On November 6, Scotti saw a 10- to 20-meter (33 to 66 feet) object move across the night sky in a way that seemed to indicate it was near Earth. The next night, it was gone, but there was a different nearby object behaving exactly the same. On the third night of observing, neither object was there.
Scotti was confused. A fourth observation finally found one of the objects and revealed what was going on: they were the same object moving in circles across the night sky, indicating an orbit around the Sun nearly identical to Earth’s.
“(It) would be moving across the sky, but it would be moving in little loops,” Scotti says. “It wouldn’t be moving in just a straight line because it’s relatively close to the Earth.”
The spin of the object was way too fast. The sort of rotation rate he witnessed would rip an asteroid apart, according to the model of small asteroids at the time, which described them as loosely-bound “rubble piles.”
Scotti thought he might instead be working with a spaceship — but a human-built one. By tracking the orbit, he inferred that the last time it passed by Earth was around 1974. Suspicions turned toward early Apollo missions or the ascent stage of the Helios probe, but the Apollo missions were too early, and Scotti and his collaborators later found out that Helios’ rocket had been intentionally turned around and placed in a high-Earth orbit, eliminating it as a candidate.
Duncan Steel, an astronomer focused on small solar system bodies, proposed “very tentatively” that it could be an alien probe, saying that in the absence of other explanations, it represented a “candidate for consideration.”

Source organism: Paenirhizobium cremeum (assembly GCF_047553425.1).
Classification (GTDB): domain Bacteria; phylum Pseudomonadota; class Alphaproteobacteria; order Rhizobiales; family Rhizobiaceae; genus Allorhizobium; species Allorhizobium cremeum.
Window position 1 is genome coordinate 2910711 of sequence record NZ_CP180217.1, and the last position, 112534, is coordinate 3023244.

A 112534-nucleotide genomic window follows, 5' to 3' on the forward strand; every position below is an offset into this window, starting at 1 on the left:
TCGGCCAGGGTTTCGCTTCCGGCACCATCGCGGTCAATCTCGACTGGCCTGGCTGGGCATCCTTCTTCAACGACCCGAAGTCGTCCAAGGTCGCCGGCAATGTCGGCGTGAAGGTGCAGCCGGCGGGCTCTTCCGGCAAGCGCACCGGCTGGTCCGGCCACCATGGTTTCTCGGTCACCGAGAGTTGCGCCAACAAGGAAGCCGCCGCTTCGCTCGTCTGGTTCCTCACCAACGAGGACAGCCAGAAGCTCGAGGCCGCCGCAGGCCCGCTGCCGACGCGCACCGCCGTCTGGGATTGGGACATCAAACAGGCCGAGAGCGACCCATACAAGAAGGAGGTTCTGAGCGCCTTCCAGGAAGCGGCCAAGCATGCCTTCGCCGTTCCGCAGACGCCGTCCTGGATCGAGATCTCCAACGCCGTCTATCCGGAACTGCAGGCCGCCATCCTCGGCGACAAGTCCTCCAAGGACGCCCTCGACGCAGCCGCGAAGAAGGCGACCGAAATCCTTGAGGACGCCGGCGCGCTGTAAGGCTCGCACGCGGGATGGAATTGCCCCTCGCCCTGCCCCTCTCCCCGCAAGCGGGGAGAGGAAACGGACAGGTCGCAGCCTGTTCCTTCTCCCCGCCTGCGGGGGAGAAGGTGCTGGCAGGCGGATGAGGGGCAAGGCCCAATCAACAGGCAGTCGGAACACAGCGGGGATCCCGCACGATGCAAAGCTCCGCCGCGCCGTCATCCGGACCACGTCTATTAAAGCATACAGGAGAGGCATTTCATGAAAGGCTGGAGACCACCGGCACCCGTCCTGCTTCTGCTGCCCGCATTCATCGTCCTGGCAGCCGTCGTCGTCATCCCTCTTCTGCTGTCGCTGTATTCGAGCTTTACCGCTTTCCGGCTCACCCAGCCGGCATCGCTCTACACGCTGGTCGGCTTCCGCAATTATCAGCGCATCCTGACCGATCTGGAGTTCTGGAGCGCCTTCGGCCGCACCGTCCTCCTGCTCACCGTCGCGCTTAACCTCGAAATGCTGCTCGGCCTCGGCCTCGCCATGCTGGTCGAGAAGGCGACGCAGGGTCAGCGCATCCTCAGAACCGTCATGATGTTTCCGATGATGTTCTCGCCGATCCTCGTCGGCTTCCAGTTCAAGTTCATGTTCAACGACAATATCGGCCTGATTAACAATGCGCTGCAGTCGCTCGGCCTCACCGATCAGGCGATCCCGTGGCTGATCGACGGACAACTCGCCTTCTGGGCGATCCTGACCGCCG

Robert Freitas and Frank Valdes looked for objects behaving just like this in the 1980s as part of the Search for Extraterrestrial Artifacts, which applied scientific rigor to a science-fiction idea: that a spaceship could be hiding in groups of asteroids near Earth and in the main belt.
“We reasoned that unless the probes were intended to hide from detection it would be possible to actually look,” Valdes, a scientist at the National Optical Astronomy Observatory, says.
He adds that the best way to find an alien probe would be to conduct an asteroid-like hunt for them. “This is the same process used for finding asteroids, including potential impacting asteroids,” Valdes says. “The main difference is that these would not whiz by but remain in a stable nearby orbit.”
Based on its orbit, the object christened 1991 VG was expected to re-encounter Earth earlier this year. And indeed it did — but in that 26-year interim, our understanding of asteroids and meteors improved, as did the sample population of small asteroids like 1991 VG. It turns out, most 10- to 20-meter asteroids tumble like that without falling apart.
“What [Steel] was suggesting was that we knew how many objects in the 10- to 20-meter size range were out there and we didn’t,” Scotti says.
Rocket bodies are hollow, and as such, can be pushed around by radiation from the Sun. Their orbits would likely move and shift over time. But 1991 VG was exactly where Scotti and his collaborators predicted on its return in May 2017.
And as it tumbled through, the intervening years had taught us that this wasn’t an alien probe or a human spaceship: it was just another rock in our neighborhood dropping by for a visit.
EDITOR’S NOTE: This week, another NEO discovered at the University of Arizona was revealed as a companion to Earth rather than a piece of space junk. (469219) 2016 HO3 exhibited much of the strange behavior of 1991 VG and is now known to be a “quasi-satellite” of Earth that behaves in a similar orbit, though it officially orbits the Sun with a little input from Earth.